The Daughters of Charity came to Austin in 1902, in response to a letter writing campaign by a group of local women. Their mission: to build and operate a first-class medical facility.
At the time, Austin’s existing hospital was decidedly less than first-class.
“City County Hospital was not ideal by any stretch. It had been plagued with money problems from the very beginning. The quality of care was questionable, it was sort of talked about as how that was where you went to die,” says Carl McQueary, archivist and historian for Seton Healthcare Family.
When the Daughters came to Austin to build and operate the original 40-bed Seton Infirmary, they already had a reputation for excellence in similar missions across the country. That tradition of service to the poor and needy goes back to the year 1633, when the Catholic religious order was founded in France.
The Daughters of Charity have operated institutions across Texas and the world aimed at serving the needy, including schools and orphanages. At Seton, they’ve served in almost every role there is over the past 100 years – from nurse to executive director. Perhaps most importantly, they’ve provided the sense of guidance and mission.
“It’s the way we treat people, with the greatest respect and compassion and care, so that they can be persons who are fully alive and fully aware of the contributions they can make to the community in which we live,” says Sister Helen Brewer, vice chairman of the Seton Health Care Family board.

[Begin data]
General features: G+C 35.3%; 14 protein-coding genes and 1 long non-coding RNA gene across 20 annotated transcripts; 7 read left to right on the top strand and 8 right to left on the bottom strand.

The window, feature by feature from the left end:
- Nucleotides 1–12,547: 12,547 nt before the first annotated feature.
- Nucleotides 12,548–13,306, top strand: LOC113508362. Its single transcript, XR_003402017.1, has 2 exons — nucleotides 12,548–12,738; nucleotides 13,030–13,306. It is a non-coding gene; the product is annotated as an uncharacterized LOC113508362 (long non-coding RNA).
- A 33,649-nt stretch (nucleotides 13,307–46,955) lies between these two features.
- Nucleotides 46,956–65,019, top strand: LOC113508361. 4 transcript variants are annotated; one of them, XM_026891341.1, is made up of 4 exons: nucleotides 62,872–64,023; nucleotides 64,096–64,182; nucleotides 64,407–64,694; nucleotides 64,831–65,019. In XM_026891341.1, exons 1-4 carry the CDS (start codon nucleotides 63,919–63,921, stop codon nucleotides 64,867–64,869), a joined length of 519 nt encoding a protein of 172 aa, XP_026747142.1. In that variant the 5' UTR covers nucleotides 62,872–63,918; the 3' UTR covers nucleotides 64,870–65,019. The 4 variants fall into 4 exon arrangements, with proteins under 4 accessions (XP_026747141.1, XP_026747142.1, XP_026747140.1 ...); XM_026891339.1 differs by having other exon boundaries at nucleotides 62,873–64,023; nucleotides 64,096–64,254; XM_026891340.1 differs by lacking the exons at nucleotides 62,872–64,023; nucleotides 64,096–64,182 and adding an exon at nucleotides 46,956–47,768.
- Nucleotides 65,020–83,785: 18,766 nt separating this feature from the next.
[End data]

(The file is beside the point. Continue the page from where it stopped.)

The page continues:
In the 1800s and the early 1900s, serving in a religious order allowed women a rare opportunity to pursue education and take on leadership roles. But the number of women taking vows has been in slow decline since the 1960s.
With fewer members, the Daughters of Charity began to examine their work. Seton was one of about a dozen ministries that were considered so healthy and vibrant that they could be turned over to lay leaders.
The six Daughters now serving at Seton, including Sister Helen, are leaving Austin.
“It was because we were doing so well, it was because the lay leadership had assumed the responsibility for the leadership in great measure and so completely that we had no concerns that the mission will continue,” says Sister Helen. She's the first to be leaving, though she will remain on Seton’s board.
The news that they were being called elsewhere came as a surprise, and left them with a sense of sadness for all the friends they would miss.
“People say to us, ‘Yes, we understand that there are fewer sisters and you need to go where there is great need. But we don’t like it. We don’t want you to leave.’ So that’s also very gratifying – that we know we are loved here,” Sister Helen says.
Sister Nora Gatto was on the panel that spent two years looking at the various missions of the Daughters of Charity in the Province of St. Louise, which covers about three-fourths of the United States. She says the changes will allow the Daughters to use their limited resources in the places of greatest need and allow them to pursue their calling, which is “to move on, and go where nobody else is and do what nobody else wants to do.”
Sister Nora says the Daughters’ legacy will be more than just Seton.
“I think we will be remembered as a very happy group of women doing God’s work, working hard for sure, but doing it always in a way that really fulfilled us and I think was contagious,” she says.
The Daughters have nurtured Seton from its beginnings as a 40-bed hospital to a network of 90 locations across Central Texas. And always with an eye on their founding principle -- caring for the needy.
It’s an example that will guide those carrying on Seton, says president and CEO Jesus Garza. “The values that they bring, the way they carry themselves in terms of service to the community, serve as powerful examples of what our organization is to do and needs to do to serve the community.”